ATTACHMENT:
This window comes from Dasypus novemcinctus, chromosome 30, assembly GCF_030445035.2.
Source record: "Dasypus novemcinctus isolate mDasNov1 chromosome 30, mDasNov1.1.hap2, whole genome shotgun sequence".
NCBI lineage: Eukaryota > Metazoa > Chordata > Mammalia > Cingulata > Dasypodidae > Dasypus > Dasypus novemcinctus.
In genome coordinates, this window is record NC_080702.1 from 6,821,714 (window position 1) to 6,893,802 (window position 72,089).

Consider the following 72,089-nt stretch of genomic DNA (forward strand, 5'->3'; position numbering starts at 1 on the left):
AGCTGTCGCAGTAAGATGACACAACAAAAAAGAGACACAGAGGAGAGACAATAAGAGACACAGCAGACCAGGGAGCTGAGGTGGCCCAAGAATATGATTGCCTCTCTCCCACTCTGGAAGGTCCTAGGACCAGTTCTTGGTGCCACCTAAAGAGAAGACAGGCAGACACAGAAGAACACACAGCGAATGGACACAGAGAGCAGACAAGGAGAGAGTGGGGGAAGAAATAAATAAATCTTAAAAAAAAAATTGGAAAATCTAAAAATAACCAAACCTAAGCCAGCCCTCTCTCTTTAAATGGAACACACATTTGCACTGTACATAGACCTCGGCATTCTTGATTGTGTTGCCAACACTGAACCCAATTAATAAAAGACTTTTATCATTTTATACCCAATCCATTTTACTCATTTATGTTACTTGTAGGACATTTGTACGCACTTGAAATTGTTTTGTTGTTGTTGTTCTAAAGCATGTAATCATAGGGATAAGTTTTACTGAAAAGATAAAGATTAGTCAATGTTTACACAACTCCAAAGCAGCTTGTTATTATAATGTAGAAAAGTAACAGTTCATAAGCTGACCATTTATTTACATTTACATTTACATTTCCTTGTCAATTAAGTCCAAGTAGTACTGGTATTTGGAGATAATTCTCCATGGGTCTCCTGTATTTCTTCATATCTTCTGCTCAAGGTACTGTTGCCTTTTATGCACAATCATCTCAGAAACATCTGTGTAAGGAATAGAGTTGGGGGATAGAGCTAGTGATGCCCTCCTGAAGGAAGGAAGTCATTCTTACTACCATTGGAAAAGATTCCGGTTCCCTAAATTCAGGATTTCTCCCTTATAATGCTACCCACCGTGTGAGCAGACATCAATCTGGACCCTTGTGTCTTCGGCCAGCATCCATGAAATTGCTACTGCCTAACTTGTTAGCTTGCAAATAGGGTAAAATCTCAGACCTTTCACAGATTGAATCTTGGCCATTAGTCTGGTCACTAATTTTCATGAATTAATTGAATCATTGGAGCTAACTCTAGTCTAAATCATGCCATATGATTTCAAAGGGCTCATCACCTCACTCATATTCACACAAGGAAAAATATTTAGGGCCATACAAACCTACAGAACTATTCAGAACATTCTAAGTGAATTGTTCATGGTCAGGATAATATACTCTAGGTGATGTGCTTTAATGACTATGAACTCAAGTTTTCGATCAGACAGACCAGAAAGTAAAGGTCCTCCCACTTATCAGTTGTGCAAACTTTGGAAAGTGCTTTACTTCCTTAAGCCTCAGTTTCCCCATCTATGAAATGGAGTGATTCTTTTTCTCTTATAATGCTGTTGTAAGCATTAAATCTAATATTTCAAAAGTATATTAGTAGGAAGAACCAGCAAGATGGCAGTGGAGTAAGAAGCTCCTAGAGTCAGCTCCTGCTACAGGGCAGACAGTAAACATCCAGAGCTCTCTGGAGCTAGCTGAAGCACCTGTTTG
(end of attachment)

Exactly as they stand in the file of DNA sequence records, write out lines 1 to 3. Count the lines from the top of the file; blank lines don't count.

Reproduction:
This window comes from Dasypus novemcinctus, chromosome 30, assembly GCF_030445035.2.
Source record: "Dasypus novemcinctus isolate mDasNov1 chromosome 30, mDasNov1.1.hap2, whole genome shotgun sequence".
NCBI lineage: Eukaryota > Metazoa > Chordata > Mammalia > Cingulata > Dasypodidae > Dasypus > Dasypus novemcinctus.